Well, we finally did find dragon boats, parked on the river outside the Astor Hotel.
In fact, we made it in time for the opening ceremony. All the high mucky-mucks, dressed almost identically in white shirts, but no ties, since it was “casual Saturday,” gathered in formation to lend authenticity to the proceedings. They stood in a line like defensive soldiers, in front of the almost-obligatory decorative-blue background. With the sun in their eyes, not many were able to smile, but that’s okay, since it wasn’t really necessary to be welcoming — as always in such ceremonies, it was enough to just stand there.
And there turned out to be a small crowd of spectators! Here are some of them lined up on a bridge next to the Astor Hotel. You’ll note the many
umbrellas parasols. Chinese people don’t seem to like the bright sun, particularly the women, who don’t want their face darkened by a tan.
And then they were off!! But it wasn’t clear exactly when the start occurred, nor did all the boats even speed off. It was like the piglet races at the county fair, though. The start was confusing, but eventually they did all head up the river in more-or-less the same direction.
And certainly, many of the rowing teams seemed to be having far too light-hearted a time for a real race.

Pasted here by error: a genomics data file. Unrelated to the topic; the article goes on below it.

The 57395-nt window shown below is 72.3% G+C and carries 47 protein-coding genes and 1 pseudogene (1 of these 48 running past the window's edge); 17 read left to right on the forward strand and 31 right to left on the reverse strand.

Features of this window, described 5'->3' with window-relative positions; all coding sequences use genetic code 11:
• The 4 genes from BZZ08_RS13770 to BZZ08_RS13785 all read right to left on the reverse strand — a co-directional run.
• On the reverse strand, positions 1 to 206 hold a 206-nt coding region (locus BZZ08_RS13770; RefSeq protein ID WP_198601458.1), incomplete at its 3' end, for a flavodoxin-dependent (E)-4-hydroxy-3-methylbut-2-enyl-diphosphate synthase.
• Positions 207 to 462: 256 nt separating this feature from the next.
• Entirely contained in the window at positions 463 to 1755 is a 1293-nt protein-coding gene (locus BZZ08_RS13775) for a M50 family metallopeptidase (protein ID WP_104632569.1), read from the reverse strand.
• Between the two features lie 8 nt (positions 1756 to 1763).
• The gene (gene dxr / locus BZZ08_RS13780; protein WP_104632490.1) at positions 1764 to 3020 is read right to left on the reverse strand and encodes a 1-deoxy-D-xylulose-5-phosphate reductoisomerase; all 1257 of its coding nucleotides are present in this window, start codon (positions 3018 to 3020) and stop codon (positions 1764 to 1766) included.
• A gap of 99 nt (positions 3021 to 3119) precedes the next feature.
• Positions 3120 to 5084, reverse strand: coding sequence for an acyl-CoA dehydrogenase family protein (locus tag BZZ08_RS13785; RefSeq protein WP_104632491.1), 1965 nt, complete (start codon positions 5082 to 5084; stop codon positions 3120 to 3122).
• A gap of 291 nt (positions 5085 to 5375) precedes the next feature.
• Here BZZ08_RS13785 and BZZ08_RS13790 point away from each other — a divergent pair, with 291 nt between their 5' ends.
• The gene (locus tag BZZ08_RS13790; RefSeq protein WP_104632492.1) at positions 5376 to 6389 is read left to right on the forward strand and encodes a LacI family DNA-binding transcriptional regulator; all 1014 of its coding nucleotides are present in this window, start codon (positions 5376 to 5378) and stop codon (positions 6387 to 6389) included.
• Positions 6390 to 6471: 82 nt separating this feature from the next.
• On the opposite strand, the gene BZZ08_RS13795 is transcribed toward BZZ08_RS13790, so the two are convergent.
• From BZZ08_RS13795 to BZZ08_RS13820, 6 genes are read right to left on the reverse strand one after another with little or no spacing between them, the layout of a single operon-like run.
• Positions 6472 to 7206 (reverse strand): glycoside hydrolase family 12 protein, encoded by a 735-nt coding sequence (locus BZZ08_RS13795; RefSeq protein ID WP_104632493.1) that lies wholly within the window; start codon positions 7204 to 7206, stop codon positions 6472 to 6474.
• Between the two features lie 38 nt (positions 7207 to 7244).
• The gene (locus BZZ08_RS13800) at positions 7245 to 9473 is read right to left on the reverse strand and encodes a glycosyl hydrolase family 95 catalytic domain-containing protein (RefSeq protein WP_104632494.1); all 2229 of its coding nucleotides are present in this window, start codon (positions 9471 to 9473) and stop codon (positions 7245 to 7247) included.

And we even saw lion dancers and real dragons!! In California, these creatures seem to sprout from every Asian neighborhood, as I’ve heard they do in southern China, as well. But they’re pretty rare in Tianjin.
The lion dancers extended their necks fully to salute the rowers as they passed by.
The dragons sailed along the side of the river like they usually do.
I swear, it was finally starting to feel like I was actually in China.
Well, this note is already longer than I had intended, so I’ll stop at this point.
However, twenty-five years ago, when elementary schools were mandated to teach ancient Asian history, but not given any materials to teach it with, I wrote a long book for my students about Chinese history. One of those chapters was about Qu Yuan and his famous poems. I found it, dusted it off, and fixed it a bit, and now attach it here for those wishing more information on they guy. Click on the link to access it: Qu Yuan